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Let me introduce you . . .
Today’s Slow Stitching guest blogger is quilter, poet, and artist, Beverly Letsche! Bev Letsche lives in the eastern half of South Dakota with her farmer husband, Travis, six cats, two dogs and two donkeys. She can tell you the mileage from her place to several quilt shops. The closest is over thirty miles away. Occasionally she does something to help pay the bills like a little bookkeeping, moving a pick-up to a different field, or running to town for parts. Her real identity is quilter, stash builder, poet/writer, cat furniture, dogs’ doorman, gardener, teapot collector, avid reader and tea devotee.
It all started with an idea to preserve a little spiritual history . . .
A few years ago my childhood church in rural South Dakota closed its doors for the last time. It was decided that the church would be torn down with as much architectural detail saved as possible. I was lucky enough to get a couple of the arched window frames. These windows never held stained glass but I decided one would be the perfect frame for a stained glass quilt. I mulled, drew plans, fretted, pulled fabric from my stash, shopped for fabric, decided the plan was horrible and started all over again. Repeatedly. Finally, in January, Mark Lipinski asked me to discuss my creative plans for 2014 on his live internet radio show, Creative Mojo with Mark Lipinski. It was on the show that some imp prompted me to declare that I would be working on my stained glass quilt. Mark told me he would be checking back on my progress. Blast! That meant I was actually going to have to do more than just think about the process. The thing is, my Mom who went to that church most of her years, is ninety-one. If she was going to see my tribute to the church, I really needed to get moving. After years of procrastination, Mark gave me the needed nudge.
My creative process tends to be the same whether I am writing or quilting: I stew and plan, trying out ideas and redoing them mentally for an extended time until I HAVE to start, then I write or cut fabric. In the case of writing, it may go pretty much as planned unless my cat, Sheba, joins me at the computer. Then what comes out has usually taken a one hundred-eighty degree turn from the original plan. Sheba doesn’t mess with my quilts quite as often, but the quilts still tend to take on a life of their own and make their own decisions about what they want to be. I blame cats Princess Eve and Hammy who sit on the unfinished quilts a lot and encourage the quilts to undermine my authority. That is why I tend to over-pack for retreats and classes, taking along at least double the fabric needed. I hate to limit the quilts’ options. I bet some of you are asking if I use a computer program to design my quilts or at least graph paper and pencil. Umm, no. I usually make a rough sketch with notations of sizes and colors. Chances are the finished quilt will have only a vague resemblance to the sketch. Even if I am working from a kit for a class, I almost always end up changing it somehow to make the quilt my own. I believe I could be termed a spontaneous quilter. About the time I got serious about this quilt, I found an ideal book for my project, something along the lines of Stained Glass Quilt in Three Easy Steps. It claimed to be an easy raw edge appliqué technique. Now obviously I should have known better, but I looked at the directions and it looked doable. I promptly lost the book somewhere in my sewing room. Found it again when the project was about three quarters done. I haven’t had the courage to look and see if I came anywhere close to following directions. I should mention that I am not fond of appliqué. I have done as little appliqué as possible and will avoid projects just because they have appliqué. I really have never liked anything to do with appliqué. This project was going to be a massive amount of appliqué. What was I thinking??? Sans book, I dived in and hoped to not drown. Luckily the dining table is seldom used for actual dining because as quilt design central, it wasn’t available for anything else for months. I started by tracing the window on paper and cutting out the arches, etc. I knew I wanted solid black fabric for the background which would be under the wood portions of the frame and the leading between the colored portions. That was the easy part. Just what those colored portions would be was the question. I adore choosing fabric. Put me in a tolerant quilt shop and I can spend a great deal of time helping other customers pick out their perfect fabrics. This is actually much cheaper for me because it feeds my obsession without my having to buy all the fabric I choose. Taking time while you shop is one of the tenets of The Slow Stitching Movement. I love the colors, the textures, the smell, the inspiration of browsing through a shop and finding an irresistible piece of material. I love shopping on-line, but nothing matches the experience fondling all that fabric in person and supporting local businesses. Not to mention that a good quilt shop is invaluable in so many ways, from helping calculate yardage to knowing which thread will work best for a project. This time I actually headed to my stash to shop which is another recommendation of The Slow Stitching Movement in order to both save money, sanity, and to reduce our waste footprint on the planet when it’s time to move to the big quilt shop in the sky. Seriously. I have enough fabric in my stash to make innumerable quilts. There is no possible scenario in which I will live long enough to use it all. I have vowed more than once to only shop for fabric when I absolutely cannot find the right fabric in my stash. I frequently break that vow, but in this case I actually kept it. (Note big grin on my face. Love the feeling of having pulled everything from the stash. Besides reducing my carbon foot print for the day, out-of-pocket cost is zero. This makes this a FREE quilt! Free is very good as I never make any money off my projects. Try stash shopping. It is a wonderful thing.) So I assembled a large variety of fabrics, mostly deeply saturated batiks, and chose several that seemed most compatible. Next I went to the computer and browsed through innumerable sites discussing Celtic symbols. Then I browsed other sites looking for symbols I hadn’t found on the Celtic sites. I printed out those symbols that spoke to me on a spiritual level. Having a Celtic blood line made this part of the design process very special. I felt that besides honoring the more immediate past inherent in using the church window frame, incorporating Celtic symbols honored my ancient family heritage. Using the paper patterns, I cut out a graduated blue fabric (lighter blue at the top of the window, darker at the bottom). I planned to eventually add my design elements, subtracting blue fabric as I went. Up to this point all was going pretty much according to plan. After this point, not so much. My projects have a tendency to take off and do their own thing without guidance from me. I had planned Celtic triple spirals for the two top arches and roses meandering down the two bottom sections. Since the Celts did not leave much in the way of written records it is difficult to know for sure what the triple spiral meant to them, but it has become known as a symbol of female power especially through transition and growth. The three spirals represent the maiden (innocence), mother (knowledge) and the crone (wisdom). Now I had to choose which shade of yellow to use for the spirals. I spread various yellows across the blue, auditioning, moving, walking away, coming back. After probably a week, I made my choice, I left it on the blue by itself for a couple more days to confirm that this was the one. This process was repeated for the other fabrics as I added them. I put Soft Fuse on the back of the fabric, traced and cut out the two spiral designs. This I found very enjoyable, reminding me of cutting out paper dolls in my childhood. Okay, I may have played with a few paper dolls since my childhood, too. Anyway, I liked the spirals so much that I decided to use both the planned portion and the cut away portion, so had to delete a few of those roses to make way for the spiral in the bottom windows. I enjoyed the paper doll cutting and the Celtic theme so decided to eliminate some more roses and add a claddagh (representing love, friendship and loyalty) and a tree of life that I had found in my browsing. Once I cut out the tree of life, I realized my appliqué skills were not up to that task so substituted in a book (to represent knowledge and the pursuit of learning) and a cross (faith). Then I looked at the rose design and remembered I don’t even like roses so changed them to a fantasy flower. I fused everything down then made up a couple samplers to go practice my machine appliqué. I talked to quilters in a couple of my favorite shops for advice on thread and technique. I went with Superior MonoPoly thread. I was advised to not use the thread holder on the top of the machine but to use a separate holder “so the thread would be more relaxed.” Never having used invisible thread I took that advice. Threading the machine was an exercise in frustration but I got it done. I lowered the tension on the machine and started in. The samplers went well, so I thought I was ready to tackle the actual quilt. Everything went smoothly….for about five minutes. Then the thread broke. And broke again and again. I lowered the tension more. Still broken thread every few minutes.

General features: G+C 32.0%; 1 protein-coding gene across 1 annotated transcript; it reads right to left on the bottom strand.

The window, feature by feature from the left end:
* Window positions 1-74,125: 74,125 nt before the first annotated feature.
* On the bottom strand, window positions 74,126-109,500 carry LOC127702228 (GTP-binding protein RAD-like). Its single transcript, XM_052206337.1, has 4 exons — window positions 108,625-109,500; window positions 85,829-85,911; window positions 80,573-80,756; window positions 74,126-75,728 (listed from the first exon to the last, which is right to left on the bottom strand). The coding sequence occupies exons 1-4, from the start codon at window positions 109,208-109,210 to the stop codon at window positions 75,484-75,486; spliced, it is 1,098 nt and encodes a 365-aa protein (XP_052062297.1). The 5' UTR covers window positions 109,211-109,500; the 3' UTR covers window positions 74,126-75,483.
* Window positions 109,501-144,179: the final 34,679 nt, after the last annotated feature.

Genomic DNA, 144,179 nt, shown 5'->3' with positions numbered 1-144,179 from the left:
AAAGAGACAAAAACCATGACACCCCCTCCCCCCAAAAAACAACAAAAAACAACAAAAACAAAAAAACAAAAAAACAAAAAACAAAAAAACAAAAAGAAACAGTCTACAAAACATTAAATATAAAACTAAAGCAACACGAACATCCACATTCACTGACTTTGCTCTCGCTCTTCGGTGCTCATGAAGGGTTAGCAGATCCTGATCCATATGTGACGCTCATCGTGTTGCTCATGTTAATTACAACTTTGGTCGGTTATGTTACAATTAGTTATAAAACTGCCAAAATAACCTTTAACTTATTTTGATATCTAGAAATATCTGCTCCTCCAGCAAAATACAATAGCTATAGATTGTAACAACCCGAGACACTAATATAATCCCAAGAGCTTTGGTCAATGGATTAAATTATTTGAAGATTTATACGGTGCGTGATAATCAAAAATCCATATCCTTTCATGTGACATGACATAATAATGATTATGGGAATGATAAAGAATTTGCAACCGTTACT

I went on-line and cried on the collective shoulders of my quilt group.
Luckily, wonderful Valerie Begeman had been to California to a quilt expo and attended a lecture by someone from Superior Threads. She sent me her handouts. I found that the separate holder was a bad idea because then the thread came off the top of the spool. It needs to come off the side of the spool. I put the spool back on the top of the machine, lowered the tension again and all was well.
Here is my finished result!
What did I learn besides how not to use invisible thread?
Raw edge probably isn’t the best method for large projects. There was more fraying than I liked. I had some trouble with the fusible letting go. That probably was the fault of my black fabric, not the fusible as there was no problem with other fabrics. But that is just technical stuff and not the most important lessons. I learned that having quilting friends to give advice and aid is invaluable. Never did the slow stitching advice of “creating a community” hit home more powerfully.
I learned that taking the time to play with the design, to relax and enjoy the process, to allow my creativity and intuition to change the design as I went instead of feeling locked into my original ideas to be much more satisfying than rigidly locking myself into a design. I seldom rush any quilting project unless there is a very good reason. (like…started the project when the nephew was born and I really need to get it done in time for his first child’s birth-yes, it has happened.) There is a reason I identify with the turtle not the rabbit. The Slow Stitching Movement was tailor made for me. Relaxing over the actual construction process makes me much happier (okay, that wine doesn’t hurt the relaxation level).
I learned that making a quilt with this kind of emotional and spiritual meaning stitched into it gives the process a different level of satisfaction than I have ever experienced with any other quilt. It is much closer to the feeling that I get from writing a very personal poem. Once I actually started on the quilt, the ideas to make it even more meaningful flowed.
I learned to be careful showing a quilt like this to my ninety-one year old mother. She wanted me to make a permanent loan of the quilt to the church she and several other members of the church the window came from, now attend. It took some fast talking to convince her to loan it out for only a couple of months. I HOPE to get it back in September.
I learned that appliqué may be more fun than I anticipated.
The Future . . ?
I have signed up for two classes this fall which will teach different appliqué techniques. Who knows, I may fall in love. I still have another window frame which would be ideal for another appliquéd quilt.
What am I thinking????????